Episode #419: Transitioning From People-Dependent to Systems-Driven, with Heather CrockettMay 13, 2022
It’s great to have that awesome team member who does everything and runs the show. But what happens if they leave? That's right — they take all that greatness with them! Your practice needs to stop being people-dependent and start being systems-driven, and Kirk Behrendt brings in Heather Crockett, one of ACT’s amazing Lead Practice Coaches, to share how. One important tool is predictability, and you can achieve that with a great system. To learn how to create great systems for success, listen to Episode 419 of The Best Practices Show!
- There is no greater gift than predictability and systems.
- Systems save you thousands of hours in the long run.
- With systems in place, you can focus on things that matter.
- When you become systems-driven, your costs decrease.
- Your systems will eventually become second nature.
- “When you're people-dependent as an entrepreneur, that means Judy does everything. Judy knows how to do this. Judy knows how to do that. Judy knows everything. And so, it makes my life better that Judy knows how to do it all. Well, there's a downside to that. Judy may leave someday, and she takes it all with her.” (3:21—3:37)
- “The other downside is that when you're too people-dependent versus systems-dependent, you become dependent on adding more energy and more hands to a problem. So, you have three people at the front desk, and they're awesome. But they're taxed because you don't have any systems in place. And so, they come to you, and they go, ‘Doc, we’re stressed.’ And you go, ‘I know. Let me help.’ And they go, ‘We need somebody.’ And you don't have any organization. You don't have any systems. You don't have any checklists. And so, you go, ‘Hire somebody. I don't even care. Just put an ad.’ And you keep throwing person, after person, after person at the problem.” (3:38—4:18)
- “When you're people-dependent, your team compensation is going to skyrocket. It’s probably going to be in the 30% range, which is going to drive your overall overhead way up to the high 60s or low 70s, or maybe even the 80s. And one thing happens: nobody’s happy with their compensation. You aren't happy, and they aren't happy.” (4:32—4:53)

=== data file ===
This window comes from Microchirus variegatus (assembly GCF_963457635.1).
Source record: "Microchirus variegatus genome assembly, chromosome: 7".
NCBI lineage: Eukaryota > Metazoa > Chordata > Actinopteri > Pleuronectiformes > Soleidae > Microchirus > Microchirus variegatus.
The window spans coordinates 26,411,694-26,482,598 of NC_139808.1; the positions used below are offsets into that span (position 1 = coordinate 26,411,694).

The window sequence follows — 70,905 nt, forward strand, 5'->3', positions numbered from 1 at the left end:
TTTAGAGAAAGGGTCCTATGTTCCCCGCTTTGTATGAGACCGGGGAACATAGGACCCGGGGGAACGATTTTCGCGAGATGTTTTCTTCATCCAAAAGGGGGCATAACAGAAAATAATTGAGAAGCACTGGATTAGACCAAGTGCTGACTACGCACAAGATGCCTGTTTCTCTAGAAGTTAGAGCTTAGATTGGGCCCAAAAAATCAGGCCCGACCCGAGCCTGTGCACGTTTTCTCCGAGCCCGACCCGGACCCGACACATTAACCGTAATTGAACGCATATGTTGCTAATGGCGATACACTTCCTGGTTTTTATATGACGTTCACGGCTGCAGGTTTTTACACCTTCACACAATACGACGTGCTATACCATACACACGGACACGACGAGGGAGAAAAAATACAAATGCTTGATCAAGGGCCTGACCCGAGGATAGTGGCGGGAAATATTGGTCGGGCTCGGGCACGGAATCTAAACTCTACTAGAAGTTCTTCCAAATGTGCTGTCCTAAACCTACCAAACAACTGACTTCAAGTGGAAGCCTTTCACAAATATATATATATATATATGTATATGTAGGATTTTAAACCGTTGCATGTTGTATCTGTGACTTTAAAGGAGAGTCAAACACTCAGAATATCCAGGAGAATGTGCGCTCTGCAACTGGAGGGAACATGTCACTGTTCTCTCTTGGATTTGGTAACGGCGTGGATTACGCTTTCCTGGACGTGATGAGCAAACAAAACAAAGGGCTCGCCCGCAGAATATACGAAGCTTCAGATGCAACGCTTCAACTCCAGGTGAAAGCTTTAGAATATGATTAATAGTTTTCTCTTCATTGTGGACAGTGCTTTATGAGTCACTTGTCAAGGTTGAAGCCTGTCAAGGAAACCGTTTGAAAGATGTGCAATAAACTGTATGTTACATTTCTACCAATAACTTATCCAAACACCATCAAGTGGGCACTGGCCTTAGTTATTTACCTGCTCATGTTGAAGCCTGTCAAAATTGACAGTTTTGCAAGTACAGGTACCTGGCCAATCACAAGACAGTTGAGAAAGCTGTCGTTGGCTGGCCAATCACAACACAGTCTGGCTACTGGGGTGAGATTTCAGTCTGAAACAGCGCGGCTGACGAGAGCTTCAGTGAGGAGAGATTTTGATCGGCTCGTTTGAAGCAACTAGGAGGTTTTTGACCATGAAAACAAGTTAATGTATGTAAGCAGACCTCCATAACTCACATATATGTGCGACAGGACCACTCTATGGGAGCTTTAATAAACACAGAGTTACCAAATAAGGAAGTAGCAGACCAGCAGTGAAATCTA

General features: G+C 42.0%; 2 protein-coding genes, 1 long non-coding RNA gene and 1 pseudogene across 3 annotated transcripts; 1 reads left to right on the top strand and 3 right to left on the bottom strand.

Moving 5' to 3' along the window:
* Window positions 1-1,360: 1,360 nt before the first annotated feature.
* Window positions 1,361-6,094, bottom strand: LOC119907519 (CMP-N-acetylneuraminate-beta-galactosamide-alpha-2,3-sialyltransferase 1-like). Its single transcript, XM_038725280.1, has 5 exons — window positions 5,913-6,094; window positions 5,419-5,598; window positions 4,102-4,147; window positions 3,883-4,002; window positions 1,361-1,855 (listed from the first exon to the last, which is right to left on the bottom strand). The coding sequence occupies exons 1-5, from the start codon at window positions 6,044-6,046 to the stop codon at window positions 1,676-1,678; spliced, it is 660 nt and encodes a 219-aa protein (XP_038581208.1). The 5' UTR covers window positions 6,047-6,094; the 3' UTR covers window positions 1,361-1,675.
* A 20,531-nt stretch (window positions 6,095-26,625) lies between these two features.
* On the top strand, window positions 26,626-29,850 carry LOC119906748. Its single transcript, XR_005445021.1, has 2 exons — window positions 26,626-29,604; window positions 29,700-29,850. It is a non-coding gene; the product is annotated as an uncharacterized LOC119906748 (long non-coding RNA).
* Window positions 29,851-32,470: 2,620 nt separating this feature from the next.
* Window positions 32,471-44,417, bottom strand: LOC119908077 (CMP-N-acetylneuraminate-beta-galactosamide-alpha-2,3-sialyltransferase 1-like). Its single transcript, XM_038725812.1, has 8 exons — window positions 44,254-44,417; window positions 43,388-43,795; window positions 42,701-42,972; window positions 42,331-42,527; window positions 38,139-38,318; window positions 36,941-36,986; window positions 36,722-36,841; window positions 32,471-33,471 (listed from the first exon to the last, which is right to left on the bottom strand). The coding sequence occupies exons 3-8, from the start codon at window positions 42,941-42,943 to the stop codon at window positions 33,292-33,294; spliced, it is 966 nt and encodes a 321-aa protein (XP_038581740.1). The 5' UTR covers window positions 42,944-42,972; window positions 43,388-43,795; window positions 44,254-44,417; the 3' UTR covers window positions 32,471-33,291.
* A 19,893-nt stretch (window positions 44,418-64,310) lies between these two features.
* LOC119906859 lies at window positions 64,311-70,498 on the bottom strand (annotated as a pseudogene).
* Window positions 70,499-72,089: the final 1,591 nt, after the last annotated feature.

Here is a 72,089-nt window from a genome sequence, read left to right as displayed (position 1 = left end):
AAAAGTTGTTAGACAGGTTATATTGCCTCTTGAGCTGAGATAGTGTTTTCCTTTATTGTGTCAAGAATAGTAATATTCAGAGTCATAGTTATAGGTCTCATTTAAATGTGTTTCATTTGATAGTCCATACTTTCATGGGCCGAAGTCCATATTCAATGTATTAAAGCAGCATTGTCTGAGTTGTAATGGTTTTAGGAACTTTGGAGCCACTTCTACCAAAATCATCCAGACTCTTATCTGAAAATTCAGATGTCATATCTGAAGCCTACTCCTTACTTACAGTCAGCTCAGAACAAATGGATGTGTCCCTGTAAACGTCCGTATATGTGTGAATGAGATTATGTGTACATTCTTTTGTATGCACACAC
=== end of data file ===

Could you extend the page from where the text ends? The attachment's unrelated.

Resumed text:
- “A lot of times, when you move to being systems-driven, your costs go down. Now, here’s a caveat: you're not paying your team less. You could actually make an argument you're going to pay them more. It’s just that they're not trying to figure everything out, every day, uniquely, for every patient; we’ve got systems in place.” (5:45—6:02)
- “Think about the amount of time it takes for a team member to figure out how to do something, especially if they're a new hire, or to do something again that they’ve only done once or twice. It takes a long time. And yes, it takes time to document and implement a system. However, it saves you hours in the future. Not only that, but you make it the same across the board so that everyone is doing a task the same way every time it’s completed.” (6:12—6:43)
- “Here’s what's important to you as a dental practice owner. When we talk about systems, systems allow you to give the best energy to things that matter most. Which, when you have a system in place, you can actually give your energy to the best currency in your practice, which is relationships.” (8:13—8:27)
- “You need predictability. Predictability only comes from systems. And you have to improve these systems time, over time, over time. And so, what it allows you to do, again, is you can give your best energy to things that matter most. That's why some people can do so much in such little time, because they’ve got a great system in place.” (9:55—10:14)
- “If a patient is coming in for an emergency appointment, rather than having the clinical team figure everything out when the patient arrives, it takes 10 seconds for the admin team member to put a note in that appointment what they're coming in for, ‘They're coming in for some pain on the upper left that they’ve tried to take Advil for.’ And then, when they do come in, the clinical team doesn't have to spend quite as long talking to the patient about their issue because it’s already been started and done. So, what took the admin team member 10 seconds can save the clinical team 10 minutes when the patient comes in.” (10:57—11:36)